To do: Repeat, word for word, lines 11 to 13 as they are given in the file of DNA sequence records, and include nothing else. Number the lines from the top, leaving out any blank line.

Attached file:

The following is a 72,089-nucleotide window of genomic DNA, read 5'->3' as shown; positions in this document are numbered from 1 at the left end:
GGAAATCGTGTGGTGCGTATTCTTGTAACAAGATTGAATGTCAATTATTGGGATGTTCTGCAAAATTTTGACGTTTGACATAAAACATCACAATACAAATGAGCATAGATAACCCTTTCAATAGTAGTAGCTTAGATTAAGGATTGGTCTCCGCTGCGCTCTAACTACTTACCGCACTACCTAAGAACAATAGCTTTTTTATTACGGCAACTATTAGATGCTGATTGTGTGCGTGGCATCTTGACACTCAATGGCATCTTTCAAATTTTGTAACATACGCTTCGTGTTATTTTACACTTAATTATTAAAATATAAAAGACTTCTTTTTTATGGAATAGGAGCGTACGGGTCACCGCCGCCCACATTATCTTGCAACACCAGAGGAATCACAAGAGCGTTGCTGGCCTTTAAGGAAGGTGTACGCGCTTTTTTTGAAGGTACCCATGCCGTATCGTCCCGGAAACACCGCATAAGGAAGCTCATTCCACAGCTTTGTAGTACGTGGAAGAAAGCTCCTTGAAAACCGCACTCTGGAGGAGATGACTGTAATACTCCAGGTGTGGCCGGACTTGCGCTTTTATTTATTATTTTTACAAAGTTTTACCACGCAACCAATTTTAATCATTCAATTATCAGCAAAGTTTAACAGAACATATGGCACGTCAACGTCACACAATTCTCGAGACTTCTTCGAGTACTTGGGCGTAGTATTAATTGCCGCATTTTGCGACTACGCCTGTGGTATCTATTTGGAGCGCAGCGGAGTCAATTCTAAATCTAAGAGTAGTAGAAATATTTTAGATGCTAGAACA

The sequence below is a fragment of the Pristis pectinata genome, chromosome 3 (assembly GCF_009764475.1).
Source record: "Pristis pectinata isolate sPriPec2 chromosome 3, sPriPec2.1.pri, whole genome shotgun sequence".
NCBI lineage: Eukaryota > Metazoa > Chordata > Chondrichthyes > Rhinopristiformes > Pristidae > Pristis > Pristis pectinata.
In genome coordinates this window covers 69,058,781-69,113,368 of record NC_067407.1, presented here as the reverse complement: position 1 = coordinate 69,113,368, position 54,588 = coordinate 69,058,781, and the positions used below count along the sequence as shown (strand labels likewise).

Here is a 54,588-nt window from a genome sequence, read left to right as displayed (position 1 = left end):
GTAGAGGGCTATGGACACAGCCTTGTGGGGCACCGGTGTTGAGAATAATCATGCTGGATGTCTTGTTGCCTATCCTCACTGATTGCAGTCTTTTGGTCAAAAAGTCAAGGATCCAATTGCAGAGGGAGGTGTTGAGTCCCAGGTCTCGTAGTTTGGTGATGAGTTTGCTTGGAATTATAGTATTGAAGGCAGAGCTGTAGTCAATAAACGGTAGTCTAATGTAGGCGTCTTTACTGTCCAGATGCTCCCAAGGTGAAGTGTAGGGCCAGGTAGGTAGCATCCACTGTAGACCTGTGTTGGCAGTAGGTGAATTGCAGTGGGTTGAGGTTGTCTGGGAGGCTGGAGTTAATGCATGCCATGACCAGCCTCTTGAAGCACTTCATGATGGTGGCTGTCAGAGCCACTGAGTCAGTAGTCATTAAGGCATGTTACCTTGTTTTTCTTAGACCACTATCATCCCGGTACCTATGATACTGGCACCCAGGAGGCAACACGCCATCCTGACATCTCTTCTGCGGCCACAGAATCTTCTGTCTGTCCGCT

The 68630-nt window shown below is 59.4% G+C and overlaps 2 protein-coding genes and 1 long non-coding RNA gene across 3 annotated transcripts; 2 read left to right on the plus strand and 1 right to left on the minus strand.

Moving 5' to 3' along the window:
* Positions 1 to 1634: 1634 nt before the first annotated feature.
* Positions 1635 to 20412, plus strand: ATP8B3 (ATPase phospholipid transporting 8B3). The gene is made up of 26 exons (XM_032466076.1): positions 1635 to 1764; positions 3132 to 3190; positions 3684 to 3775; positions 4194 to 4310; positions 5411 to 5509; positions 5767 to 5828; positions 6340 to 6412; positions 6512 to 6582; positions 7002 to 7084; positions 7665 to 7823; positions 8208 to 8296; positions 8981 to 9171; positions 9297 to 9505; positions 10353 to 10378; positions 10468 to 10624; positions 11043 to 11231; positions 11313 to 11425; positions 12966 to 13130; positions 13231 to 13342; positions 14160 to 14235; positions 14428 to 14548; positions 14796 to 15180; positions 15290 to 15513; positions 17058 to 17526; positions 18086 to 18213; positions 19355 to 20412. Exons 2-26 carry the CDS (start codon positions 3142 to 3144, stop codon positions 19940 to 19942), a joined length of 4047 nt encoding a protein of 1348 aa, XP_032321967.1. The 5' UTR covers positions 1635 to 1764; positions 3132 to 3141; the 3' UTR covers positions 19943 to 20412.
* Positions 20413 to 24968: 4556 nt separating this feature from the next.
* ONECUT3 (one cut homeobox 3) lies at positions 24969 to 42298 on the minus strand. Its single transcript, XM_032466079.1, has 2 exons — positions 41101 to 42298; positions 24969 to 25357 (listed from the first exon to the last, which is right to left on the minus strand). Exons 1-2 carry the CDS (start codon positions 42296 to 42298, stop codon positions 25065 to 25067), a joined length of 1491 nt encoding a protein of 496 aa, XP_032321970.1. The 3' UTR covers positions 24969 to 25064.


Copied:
* Positions 1 to 1634: 1634 nt before the first annotated feature.
* Positions 1635 to 20412, plus strand: ATP8B3 (ATPase phospholipid transporting 8B3). The gene is made up of 26 exons (XM_032466076.1): positions 1635 to 1764; positions 3132 to 3190; positions 3684 to 3775; positions 4194 to 4310; positions 5411 to 5509; positions 5767 to 5828; positions 6340 to 6412; positions 6512 to 6582; positions 7002 to 7084; positions 7665 to 7823; positions 8208 to 8296; positions 8981 to 9171; positions 9297 to 9505; positions 10353 to 10378; positions 10468 to 10624; positions 11043 to 11231; positions 11313 to 11425; positions 12966 to 13130; positions 13231 to 13342; positions 14160 to 14235; positions 14428 to 14548; positions 14796 to 15180; positions 15290 to 15513; positions 17058 to 17526; positions 18086 to 18213; positions 19355 to 20412. Exons 2-26 carry the CDS (start codon positions 3142 to 3144, stop codon positions 19940 to 19942), a joined length of 4047 nt encoding a protein of 1348 aa, XP_032321967.1. The 5' UTR covers positions 1635 to 1764; positions 3132 to 3141; the 3' UTR covers positions 19943 to 20412.
* Positions 20413 to 24968: 4556 nt separating this feature from the next.